About a week after the first doctor visit, I started noticing some black skin on the wound.  This was a sure sign to me that the skin was dying and that surgery to remove part of the finger was most likely sooner than later.  I even called the doctor’s office and they confirmed that my thoughts were on track and that was most likely the situation.  We were due to see the doctor in 2 more days and they said we could wait until then.

We went for that appointment just yesterday, feeling scared and nervous.  We knew God was in control and we accepted that, but anxiety was creeping in.  The doctor looked at his finger and told us it was healing beautifully.  (WHAT?)  He said it looks exactly as he hoped it would. (IS HE LOOKING AT THE SAME FINGER?)  He said to keep doing what we are doing and he will see us in a week. (WHAT ABOUT THE BLACK SPOT?)  So, I asked him about it and he said it is dying skin, but it is one layer on the surface.  From what he can see, there is good, viable tissue underneath and that black skin should shed off just like we shed off skin each day!   He made no promises to us that Pat will or will not need surgery in the future, but he told us right now, it is not necessary.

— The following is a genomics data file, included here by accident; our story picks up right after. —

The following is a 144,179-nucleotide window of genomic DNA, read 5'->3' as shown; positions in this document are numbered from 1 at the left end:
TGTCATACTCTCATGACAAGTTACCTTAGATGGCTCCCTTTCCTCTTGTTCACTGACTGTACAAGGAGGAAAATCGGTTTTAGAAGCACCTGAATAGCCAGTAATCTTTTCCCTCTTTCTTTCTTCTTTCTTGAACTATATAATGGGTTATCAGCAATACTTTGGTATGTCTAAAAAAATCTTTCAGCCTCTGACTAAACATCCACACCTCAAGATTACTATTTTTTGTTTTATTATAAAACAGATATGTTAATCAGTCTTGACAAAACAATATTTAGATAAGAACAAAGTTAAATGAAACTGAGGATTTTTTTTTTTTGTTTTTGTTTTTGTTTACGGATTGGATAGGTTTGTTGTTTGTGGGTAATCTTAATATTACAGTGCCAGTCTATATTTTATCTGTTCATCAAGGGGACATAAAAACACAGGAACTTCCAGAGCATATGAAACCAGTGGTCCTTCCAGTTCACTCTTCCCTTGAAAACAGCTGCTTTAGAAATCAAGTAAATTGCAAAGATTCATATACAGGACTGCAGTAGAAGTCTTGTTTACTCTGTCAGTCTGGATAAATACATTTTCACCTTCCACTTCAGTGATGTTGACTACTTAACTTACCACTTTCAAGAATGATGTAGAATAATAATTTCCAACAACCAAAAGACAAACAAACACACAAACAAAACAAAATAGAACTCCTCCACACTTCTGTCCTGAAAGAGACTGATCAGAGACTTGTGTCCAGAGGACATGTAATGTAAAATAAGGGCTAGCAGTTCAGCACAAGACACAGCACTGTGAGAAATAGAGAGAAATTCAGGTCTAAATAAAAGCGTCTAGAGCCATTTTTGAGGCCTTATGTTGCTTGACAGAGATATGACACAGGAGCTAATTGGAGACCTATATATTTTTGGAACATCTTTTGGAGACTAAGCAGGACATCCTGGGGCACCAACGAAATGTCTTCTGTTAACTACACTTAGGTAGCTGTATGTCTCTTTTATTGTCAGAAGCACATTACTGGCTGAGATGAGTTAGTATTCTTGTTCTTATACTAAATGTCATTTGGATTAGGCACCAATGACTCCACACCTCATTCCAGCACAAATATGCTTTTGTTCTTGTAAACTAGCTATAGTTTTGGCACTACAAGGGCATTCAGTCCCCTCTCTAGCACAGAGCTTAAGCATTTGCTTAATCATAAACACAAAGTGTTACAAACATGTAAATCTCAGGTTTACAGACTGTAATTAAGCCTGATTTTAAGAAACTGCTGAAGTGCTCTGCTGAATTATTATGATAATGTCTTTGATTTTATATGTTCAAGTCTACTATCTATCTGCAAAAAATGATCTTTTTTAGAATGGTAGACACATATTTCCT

This moment, this situation to me is a miracle.  I saw my husband’s finger in two pieces.  I know he is missing bone.  I see the black skin each time I change his bandages, yet, God is healing him in a way that is practically impossible and against the odds.  I can’t even explain it, but I see God working where no one else can possible work.

I have faith in God.  I have confidence that he can heal my husband’s hand.  I don’t know if he will choose to allow Pat to keep his entire finger or not, but he is doing great things at the moment.  He gave us such a gift and lifted my husband’s spirit so much, that Pat went to church last evening and played piano, less one finger, with our pastor.  He played until he bled and smiled the entire time.  Maybe God is healing his hand completely. Maybe he is boosting his confidence and showing him he doesn’t need that finger to play.  Either way, he is building our faith and he is working greater things in my husband.